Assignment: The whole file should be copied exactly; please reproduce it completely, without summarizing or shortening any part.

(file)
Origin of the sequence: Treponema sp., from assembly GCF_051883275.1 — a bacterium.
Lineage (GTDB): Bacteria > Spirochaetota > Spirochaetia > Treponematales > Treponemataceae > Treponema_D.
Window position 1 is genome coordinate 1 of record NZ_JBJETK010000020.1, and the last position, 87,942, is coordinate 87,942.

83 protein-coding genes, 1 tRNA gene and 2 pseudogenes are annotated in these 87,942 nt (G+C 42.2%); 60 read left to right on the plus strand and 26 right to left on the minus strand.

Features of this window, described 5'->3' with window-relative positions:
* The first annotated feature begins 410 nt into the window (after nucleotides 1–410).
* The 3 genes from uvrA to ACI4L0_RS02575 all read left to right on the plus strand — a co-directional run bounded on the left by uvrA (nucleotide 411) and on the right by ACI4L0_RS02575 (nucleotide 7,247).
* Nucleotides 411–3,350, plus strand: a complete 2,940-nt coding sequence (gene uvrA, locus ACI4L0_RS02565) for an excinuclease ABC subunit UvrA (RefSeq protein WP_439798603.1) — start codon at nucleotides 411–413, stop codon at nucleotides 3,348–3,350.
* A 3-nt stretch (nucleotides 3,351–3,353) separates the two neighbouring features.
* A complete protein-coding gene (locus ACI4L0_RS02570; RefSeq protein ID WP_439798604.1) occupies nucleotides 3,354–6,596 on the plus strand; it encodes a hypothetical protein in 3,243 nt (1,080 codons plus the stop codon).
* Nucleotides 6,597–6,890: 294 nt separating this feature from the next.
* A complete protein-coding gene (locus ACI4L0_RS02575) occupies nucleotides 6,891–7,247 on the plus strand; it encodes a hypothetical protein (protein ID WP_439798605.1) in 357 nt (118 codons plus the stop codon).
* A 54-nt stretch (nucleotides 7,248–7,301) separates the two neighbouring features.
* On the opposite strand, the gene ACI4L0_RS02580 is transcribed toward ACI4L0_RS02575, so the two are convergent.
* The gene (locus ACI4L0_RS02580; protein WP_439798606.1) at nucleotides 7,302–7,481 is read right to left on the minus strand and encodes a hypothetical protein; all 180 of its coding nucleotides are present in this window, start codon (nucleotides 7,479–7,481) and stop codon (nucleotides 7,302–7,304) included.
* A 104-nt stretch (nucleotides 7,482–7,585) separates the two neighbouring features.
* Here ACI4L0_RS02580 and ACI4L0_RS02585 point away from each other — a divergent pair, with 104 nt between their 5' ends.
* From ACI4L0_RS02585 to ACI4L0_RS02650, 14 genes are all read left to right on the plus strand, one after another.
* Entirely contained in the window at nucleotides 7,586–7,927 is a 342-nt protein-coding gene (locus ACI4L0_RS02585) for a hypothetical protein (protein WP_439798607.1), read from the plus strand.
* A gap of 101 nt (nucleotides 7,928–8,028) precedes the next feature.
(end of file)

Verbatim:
Origin of the sequence: Treponema sp., from assembly GCF_051883275.1 — a bacterium.
Lineage (GTDB): Bacteria > Spirochaetota > Spirochaetia > Treponematales > Treponemataceae > Treponema_D.
Window position 1 is genome coordinate 1 of record NZ_JBJETK010000020.1, and the last position, 87,942, is coordinate 87,942.

83 protein-coding genes, 1 tRNA gene and 2 pseudogenes are annotated in these 87,942 nt (G+C 42.2%); 60 read left to right on the plus strand and 26 right to left on the minus strand.

Features of this window, described 5'->3' with window-relative positions:
* The first annotated feature begins 410 nt into the window (after nucleotides 1–410).
* The 3 genes from uvrA to ACI4L0_RS02575 all read left to right on the plus strand — a co-directional run bounded on the left by uvrA (nucleotide 411) and on the right by ACI4L0_RS02575 (nucleotide 7,247).
* Nucleotides 411–3,350, plus strand: a complete 2,940-nt coding sequence (gene uvrA, locus ACI4L0_RS02565) for an excinuclease ABC subunit UvrA (RefSeq protein WP_439798603.1) — start codon at nucleotides 411–413, stop codon at nucleotides 3,348–3,350.
* A 3-nt stretch (nucleotides 3,351–3,353) separates the two neighbouring features.
* A complete protein-coding gene (locus ACI4L0_RS02570; RefSeq protein ID WP_439798604.1) occupies nucleotides 3,354–6,596 on the plus strand; it encodes a hypothetical protein in 3,243 nt (1,080 codons plus the stop codon).
* Nucleotides 6,597–6,890: 294 nt separating this feature from the next.
* A complete protein-coding gene (locus ACI4L0_RS02575) occupies nucleotides 6,891–7,247 on the plus strand; it encodes a hypothetical protein (protein ID WP_439798605.1) in 357 nt (118 codons plus the stop codon).
* A 54-nt stretch (nucleotides 7,248–7,301) separates the two neighbouring features.
* On the opposite strand, the gene ACI4L0_RS02580 is transcribed toward ACI4L0_RS02575, so the two are convergent.
* The gene (locus ACI4L0_RS02580; protein WP_439798606.1) at nucleotides 7,302–7,481 is read right to left on the minus strand and encodes a hypothetical protein; all 180 of its coding nucleotides are present in this window, start codon (nucleotides 7,479–7,481) and stop codon (nucleotides 7,302–7,304) included.
* A 104-nt stretch (nucleotides 7,482–7,585) separates the two neighbouring features.
* Here ACI4L0_RS02580 and ACI4L0_RS02585 point away from each other — a divergent pair, with 104 nt between their 5' ends.
* From ACI4L0_RS02585 to ACI4L0_RS02650, 14 genes are all read left to right on the plus strand, one after another.
* Entirely contained in the window at nucleotides 7,586–7,927 is a 342-nt protein-coding gene (locus ACI4L0_RS02585) for a hypothetical protein (protein WP_439798607.1), read from the plus strand.
* A gap of 101 nt (nucleotides 7,928–8,028) precedes the next feature.